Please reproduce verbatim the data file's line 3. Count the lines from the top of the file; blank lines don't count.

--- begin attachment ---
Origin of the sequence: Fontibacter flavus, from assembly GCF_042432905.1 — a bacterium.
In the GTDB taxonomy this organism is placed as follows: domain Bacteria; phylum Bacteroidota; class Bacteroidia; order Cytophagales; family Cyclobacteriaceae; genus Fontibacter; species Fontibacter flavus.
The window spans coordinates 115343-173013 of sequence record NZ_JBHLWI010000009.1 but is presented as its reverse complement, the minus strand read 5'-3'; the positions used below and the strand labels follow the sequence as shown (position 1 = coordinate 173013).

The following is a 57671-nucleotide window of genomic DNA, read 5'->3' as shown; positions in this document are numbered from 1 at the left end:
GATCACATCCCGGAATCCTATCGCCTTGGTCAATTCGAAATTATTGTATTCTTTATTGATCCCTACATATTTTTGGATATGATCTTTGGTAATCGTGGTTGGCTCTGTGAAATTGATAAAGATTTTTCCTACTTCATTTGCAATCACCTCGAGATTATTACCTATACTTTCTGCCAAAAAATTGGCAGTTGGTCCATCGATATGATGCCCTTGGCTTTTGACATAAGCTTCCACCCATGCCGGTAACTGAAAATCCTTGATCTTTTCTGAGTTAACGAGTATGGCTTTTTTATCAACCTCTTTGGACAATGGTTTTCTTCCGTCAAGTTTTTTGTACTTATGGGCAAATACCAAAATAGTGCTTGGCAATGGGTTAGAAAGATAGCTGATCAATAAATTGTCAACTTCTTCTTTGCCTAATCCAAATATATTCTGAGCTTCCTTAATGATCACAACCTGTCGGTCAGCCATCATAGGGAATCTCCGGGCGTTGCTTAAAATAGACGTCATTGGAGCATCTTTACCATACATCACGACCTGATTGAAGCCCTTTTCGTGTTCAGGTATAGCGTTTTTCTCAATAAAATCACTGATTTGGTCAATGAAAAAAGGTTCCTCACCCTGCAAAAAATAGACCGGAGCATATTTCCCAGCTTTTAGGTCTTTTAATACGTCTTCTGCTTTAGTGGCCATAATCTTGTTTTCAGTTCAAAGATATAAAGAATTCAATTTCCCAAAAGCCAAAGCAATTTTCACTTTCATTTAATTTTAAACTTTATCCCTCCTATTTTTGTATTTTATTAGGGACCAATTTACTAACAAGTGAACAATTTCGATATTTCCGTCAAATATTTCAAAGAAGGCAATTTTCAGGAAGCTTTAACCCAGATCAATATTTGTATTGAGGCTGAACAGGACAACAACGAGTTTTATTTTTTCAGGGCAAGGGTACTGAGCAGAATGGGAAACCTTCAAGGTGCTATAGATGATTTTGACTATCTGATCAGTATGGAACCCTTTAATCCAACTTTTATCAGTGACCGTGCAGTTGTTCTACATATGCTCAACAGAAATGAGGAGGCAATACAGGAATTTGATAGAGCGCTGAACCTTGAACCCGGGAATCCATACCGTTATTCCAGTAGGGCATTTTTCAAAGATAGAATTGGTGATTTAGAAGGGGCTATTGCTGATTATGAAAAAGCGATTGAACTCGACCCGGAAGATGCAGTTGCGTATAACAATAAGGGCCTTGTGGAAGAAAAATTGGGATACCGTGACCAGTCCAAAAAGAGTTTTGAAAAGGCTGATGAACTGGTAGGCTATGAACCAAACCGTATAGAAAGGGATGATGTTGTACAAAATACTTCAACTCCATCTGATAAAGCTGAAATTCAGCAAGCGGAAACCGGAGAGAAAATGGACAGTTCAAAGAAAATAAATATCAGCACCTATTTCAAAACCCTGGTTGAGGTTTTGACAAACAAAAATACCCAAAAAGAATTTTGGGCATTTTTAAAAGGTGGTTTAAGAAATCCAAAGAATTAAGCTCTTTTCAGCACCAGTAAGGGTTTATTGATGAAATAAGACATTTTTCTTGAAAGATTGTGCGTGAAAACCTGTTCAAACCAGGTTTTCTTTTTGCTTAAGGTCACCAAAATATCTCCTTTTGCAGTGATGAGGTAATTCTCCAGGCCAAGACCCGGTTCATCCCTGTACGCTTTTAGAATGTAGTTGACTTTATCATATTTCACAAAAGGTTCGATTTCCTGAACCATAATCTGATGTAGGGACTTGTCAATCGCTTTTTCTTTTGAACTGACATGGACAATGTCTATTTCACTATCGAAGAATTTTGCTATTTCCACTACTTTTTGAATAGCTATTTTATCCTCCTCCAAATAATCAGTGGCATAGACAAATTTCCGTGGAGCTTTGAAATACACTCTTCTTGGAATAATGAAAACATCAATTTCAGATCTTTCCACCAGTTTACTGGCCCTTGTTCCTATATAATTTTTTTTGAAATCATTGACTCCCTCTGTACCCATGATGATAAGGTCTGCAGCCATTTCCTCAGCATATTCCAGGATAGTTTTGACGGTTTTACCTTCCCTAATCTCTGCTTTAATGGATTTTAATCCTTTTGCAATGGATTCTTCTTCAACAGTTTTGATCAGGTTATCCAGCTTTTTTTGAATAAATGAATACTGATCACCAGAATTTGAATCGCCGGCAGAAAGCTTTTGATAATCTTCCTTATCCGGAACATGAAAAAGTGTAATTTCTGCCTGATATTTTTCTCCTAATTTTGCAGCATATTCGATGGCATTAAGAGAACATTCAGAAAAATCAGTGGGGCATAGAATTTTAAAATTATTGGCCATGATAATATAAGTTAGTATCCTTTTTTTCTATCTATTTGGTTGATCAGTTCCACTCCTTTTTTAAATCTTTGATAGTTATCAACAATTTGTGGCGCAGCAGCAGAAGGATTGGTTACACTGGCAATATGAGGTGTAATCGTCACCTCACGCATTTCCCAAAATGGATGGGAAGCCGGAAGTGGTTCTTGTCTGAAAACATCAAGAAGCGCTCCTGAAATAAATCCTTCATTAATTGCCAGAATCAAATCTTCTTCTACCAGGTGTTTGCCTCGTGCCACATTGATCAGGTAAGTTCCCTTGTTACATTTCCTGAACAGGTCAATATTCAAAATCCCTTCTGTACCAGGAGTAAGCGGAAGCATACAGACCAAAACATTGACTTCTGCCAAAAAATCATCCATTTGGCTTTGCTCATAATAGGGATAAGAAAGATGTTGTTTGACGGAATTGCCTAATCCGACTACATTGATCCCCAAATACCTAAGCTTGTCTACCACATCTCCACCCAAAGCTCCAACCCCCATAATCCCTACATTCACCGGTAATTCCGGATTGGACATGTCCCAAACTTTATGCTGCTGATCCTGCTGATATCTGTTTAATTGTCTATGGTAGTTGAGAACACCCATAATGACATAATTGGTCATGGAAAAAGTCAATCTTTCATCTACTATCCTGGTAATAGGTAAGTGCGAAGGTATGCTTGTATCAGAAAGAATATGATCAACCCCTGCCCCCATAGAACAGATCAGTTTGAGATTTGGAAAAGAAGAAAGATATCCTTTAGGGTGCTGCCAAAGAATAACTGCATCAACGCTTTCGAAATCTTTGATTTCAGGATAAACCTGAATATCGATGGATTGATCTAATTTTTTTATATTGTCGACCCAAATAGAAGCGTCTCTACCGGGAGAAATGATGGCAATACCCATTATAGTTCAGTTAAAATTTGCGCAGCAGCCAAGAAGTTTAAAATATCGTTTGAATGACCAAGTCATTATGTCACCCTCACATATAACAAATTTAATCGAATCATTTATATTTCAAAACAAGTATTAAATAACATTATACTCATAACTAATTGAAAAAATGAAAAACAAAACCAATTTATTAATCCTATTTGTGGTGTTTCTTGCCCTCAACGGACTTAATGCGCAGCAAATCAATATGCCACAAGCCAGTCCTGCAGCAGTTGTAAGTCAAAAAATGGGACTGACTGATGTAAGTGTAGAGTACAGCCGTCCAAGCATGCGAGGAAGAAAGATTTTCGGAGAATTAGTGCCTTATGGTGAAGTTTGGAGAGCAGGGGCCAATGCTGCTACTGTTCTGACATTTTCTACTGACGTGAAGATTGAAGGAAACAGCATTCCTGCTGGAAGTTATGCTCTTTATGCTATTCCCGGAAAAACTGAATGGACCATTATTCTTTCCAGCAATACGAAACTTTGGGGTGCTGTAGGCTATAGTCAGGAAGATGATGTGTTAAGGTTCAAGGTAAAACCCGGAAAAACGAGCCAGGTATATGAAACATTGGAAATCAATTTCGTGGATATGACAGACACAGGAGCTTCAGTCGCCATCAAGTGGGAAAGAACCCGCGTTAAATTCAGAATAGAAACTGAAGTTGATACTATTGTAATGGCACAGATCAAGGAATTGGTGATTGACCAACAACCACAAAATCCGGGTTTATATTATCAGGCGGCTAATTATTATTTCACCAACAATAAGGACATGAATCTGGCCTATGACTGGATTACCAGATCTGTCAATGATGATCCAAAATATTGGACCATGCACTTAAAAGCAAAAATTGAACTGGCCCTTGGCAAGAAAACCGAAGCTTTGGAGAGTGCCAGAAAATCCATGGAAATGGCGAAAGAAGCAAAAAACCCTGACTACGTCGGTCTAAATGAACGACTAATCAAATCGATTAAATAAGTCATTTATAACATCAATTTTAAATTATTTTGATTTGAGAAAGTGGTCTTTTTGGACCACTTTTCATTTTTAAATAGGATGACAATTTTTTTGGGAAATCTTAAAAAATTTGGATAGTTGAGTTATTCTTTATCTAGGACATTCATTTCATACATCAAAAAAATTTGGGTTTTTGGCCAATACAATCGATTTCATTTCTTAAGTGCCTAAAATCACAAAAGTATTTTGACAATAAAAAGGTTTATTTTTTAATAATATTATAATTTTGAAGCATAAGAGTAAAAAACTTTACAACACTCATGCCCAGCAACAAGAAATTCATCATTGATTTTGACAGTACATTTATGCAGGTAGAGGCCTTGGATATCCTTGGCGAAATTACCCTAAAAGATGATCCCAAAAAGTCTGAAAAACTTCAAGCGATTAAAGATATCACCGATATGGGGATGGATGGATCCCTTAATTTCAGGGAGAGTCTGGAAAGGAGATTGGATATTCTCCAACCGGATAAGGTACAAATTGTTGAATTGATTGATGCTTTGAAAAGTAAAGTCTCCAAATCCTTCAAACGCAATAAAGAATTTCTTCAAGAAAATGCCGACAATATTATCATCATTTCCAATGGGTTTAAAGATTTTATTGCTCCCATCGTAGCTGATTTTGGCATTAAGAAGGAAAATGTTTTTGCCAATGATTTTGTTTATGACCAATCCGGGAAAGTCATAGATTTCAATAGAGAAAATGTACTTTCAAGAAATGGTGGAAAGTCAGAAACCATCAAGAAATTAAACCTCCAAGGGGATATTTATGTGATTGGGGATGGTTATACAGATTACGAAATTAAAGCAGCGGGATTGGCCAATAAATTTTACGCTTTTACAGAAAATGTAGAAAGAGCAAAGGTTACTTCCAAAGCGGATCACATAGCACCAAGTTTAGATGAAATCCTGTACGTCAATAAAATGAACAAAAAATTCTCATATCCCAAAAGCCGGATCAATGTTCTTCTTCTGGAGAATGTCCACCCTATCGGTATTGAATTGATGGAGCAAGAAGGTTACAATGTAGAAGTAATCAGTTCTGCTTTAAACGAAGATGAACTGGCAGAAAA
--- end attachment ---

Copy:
The window spans coordinates 115343-173013 of sequence record NZ_JBHLWI010000009.1 but is presented as its reverse complement, the minus strand read 5'-3'; the positions used below and the strand labels follow the sequence as shown (position 1 = coordinate 173013).